Calamus (Acorus calamus)

Calamus (Acorus calamus)
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Calamus Identification:
Calamus (or sometimes called Sweet Flag) is a perennial plant that grows more or less abundantly throughout the northern hemisphere, inhabiting pond edges, marshes, swamps, and the banks of rivers and streams. It’s horizontal, creeping rootstock, which may grow to be 5 feet long, produces sword-shaped leaves from 2 to 6-feet high and also a keeled or ridged flower

stalk which bears a cylindrical spadix covered by minute greenish-yellow flowers.

Family: Araceae (Arum family)

Other Names: Sweet flag, Sweet sedge, Sweet grass, Sweet rush, Myrtle flag, Bee wort, Calamus

Flowers: May – August

Parts Used: Roots and rhizome

Habitat: Wet soil and shallow water.

Constituents: Aserone, Cis-methyl isoeugenol Calamene, Linalool, Eugenol, Azulene, Pinene, Cineole, Camphor, Sesquiterpenes, Acoric acid, Tannin, Resin, Mucilage.

Medicinal Properties:
Properties: Carminative, Diaphoretic, Emmenagogue, Febrifuge, Sedative, and stomachic.
Main Uses: Calamus is particularly known for its beneficial effects on the stomach. It stimulates appetite and helps to relieve acute and chronic dyspepsia, gastritis, and hyperacidity.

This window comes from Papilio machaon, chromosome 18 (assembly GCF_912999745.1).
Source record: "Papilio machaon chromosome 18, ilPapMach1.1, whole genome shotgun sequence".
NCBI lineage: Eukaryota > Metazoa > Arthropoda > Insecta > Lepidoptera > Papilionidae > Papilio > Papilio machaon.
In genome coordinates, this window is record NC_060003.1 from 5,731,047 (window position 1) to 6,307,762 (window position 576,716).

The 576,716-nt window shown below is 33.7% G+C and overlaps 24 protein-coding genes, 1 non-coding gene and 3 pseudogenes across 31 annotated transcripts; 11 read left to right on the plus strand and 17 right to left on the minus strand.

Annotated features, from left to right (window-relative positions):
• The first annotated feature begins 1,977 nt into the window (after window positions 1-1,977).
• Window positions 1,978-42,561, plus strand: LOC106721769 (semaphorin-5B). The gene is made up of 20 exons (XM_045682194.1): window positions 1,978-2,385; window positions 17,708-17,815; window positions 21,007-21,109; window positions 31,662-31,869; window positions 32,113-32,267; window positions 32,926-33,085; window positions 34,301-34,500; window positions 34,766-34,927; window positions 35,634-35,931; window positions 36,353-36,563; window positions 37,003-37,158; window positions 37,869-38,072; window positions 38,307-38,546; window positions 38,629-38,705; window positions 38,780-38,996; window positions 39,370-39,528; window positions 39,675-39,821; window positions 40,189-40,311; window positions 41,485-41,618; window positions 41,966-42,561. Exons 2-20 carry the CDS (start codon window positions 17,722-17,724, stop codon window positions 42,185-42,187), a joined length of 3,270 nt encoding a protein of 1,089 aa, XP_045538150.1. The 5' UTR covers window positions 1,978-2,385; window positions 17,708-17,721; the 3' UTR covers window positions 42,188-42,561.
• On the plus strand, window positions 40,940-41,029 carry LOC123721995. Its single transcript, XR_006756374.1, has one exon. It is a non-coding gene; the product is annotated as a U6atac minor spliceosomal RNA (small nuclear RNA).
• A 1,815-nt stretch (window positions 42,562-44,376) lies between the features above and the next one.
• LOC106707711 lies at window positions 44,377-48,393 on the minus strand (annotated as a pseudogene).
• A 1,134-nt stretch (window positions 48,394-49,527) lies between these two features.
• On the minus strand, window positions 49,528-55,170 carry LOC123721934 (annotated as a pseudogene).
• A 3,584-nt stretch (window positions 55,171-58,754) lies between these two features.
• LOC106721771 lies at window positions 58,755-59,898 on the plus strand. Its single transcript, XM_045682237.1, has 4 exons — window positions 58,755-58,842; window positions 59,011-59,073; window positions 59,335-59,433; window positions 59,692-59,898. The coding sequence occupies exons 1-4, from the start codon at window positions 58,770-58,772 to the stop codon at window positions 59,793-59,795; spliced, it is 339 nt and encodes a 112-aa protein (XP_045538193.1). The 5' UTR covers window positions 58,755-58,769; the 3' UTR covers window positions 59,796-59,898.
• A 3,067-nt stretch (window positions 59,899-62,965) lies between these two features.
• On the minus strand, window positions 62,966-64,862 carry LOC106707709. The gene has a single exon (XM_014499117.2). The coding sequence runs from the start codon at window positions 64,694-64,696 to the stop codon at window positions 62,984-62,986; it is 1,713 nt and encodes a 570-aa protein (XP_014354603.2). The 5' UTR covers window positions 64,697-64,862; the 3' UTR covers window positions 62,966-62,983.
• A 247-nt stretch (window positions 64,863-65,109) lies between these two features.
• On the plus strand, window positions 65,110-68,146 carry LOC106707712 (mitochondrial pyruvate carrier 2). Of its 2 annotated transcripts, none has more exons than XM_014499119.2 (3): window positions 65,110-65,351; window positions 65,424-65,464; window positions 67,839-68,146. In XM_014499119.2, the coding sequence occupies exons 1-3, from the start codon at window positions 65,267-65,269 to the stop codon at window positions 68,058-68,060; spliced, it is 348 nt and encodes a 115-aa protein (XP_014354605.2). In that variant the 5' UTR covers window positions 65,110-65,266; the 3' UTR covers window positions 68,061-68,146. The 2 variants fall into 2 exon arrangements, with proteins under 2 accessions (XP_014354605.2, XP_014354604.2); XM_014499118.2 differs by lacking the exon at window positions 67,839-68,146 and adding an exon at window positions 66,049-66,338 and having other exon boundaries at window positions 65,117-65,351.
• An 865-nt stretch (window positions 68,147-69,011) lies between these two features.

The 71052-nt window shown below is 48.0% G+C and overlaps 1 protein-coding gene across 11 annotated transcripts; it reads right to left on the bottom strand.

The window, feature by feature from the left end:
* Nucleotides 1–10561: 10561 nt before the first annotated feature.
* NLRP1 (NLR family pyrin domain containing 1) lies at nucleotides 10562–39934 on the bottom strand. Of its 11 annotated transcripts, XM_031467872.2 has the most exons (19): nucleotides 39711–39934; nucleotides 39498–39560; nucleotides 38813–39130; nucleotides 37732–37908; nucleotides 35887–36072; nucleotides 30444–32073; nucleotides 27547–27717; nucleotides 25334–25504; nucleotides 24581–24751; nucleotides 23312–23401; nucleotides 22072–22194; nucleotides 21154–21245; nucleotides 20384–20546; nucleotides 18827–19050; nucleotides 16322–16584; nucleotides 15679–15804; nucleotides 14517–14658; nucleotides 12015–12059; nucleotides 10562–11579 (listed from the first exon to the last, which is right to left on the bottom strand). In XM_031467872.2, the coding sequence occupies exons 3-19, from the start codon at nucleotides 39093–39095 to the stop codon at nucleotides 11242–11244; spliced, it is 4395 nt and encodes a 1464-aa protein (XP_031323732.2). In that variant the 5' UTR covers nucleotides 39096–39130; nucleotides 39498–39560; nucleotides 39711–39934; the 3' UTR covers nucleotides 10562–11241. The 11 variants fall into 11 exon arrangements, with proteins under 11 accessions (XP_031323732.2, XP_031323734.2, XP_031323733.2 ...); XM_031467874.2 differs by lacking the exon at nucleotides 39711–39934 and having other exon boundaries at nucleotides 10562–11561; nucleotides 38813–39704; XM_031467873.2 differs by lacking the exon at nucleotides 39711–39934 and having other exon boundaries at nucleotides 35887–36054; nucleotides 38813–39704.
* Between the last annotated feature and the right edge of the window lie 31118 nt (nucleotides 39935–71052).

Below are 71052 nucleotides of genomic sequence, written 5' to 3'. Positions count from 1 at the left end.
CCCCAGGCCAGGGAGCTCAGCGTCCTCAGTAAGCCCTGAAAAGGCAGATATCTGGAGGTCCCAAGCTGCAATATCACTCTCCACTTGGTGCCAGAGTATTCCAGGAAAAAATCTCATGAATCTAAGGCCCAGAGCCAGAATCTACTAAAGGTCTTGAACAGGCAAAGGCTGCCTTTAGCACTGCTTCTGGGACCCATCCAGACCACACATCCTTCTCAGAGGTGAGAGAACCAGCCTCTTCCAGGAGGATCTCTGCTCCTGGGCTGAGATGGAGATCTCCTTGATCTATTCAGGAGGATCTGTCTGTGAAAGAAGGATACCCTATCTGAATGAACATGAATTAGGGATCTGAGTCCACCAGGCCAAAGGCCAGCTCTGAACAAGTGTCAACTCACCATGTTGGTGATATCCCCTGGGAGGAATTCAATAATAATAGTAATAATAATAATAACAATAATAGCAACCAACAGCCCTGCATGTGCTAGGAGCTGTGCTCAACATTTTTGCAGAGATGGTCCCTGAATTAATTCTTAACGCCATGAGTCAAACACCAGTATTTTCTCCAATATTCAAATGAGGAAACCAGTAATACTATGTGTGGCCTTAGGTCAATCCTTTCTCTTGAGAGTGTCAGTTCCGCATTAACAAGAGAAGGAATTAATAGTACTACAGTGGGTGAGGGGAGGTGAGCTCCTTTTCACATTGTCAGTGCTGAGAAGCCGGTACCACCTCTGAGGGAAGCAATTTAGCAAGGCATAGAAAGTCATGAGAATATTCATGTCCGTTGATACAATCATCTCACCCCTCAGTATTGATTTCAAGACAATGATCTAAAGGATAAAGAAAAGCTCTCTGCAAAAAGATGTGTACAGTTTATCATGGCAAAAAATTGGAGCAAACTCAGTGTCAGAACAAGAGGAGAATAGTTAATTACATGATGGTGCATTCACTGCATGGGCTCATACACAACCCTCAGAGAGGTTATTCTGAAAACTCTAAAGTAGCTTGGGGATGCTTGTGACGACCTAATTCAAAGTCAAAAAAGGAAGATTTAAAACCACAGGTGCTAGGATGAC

In Europe, calamus is used for the stomach and bowel because it stimulates the salivary glands and production of stomach juices, helping to counter acidity and ease heartburn and dyspepsia. It also eased flatulence and relaxed the bowel, reducing catarrhal states of the mucous membranes.

Calamus is good for gastritis resulting from heavy drinking. Take an infusion twice a day.

Preparation And Dosages:
Infusion: Steep 1 teaspoon rootstock in 1/2 cup water for 5 minutes. Twice a day.
Decoction: Add 1 tablespoon dried rootstock to 1 cup simmering water and boil briefly. Take 1 cup a day.
Tincture: Fresh (1:2), dry (1:5), in 60% alcohol. Take 15 to 45 drops, two to four times a day. To improve appetite and digestion, take 15 minutes before meals.
Oil: Take 2 to 3 drops, three times a day.

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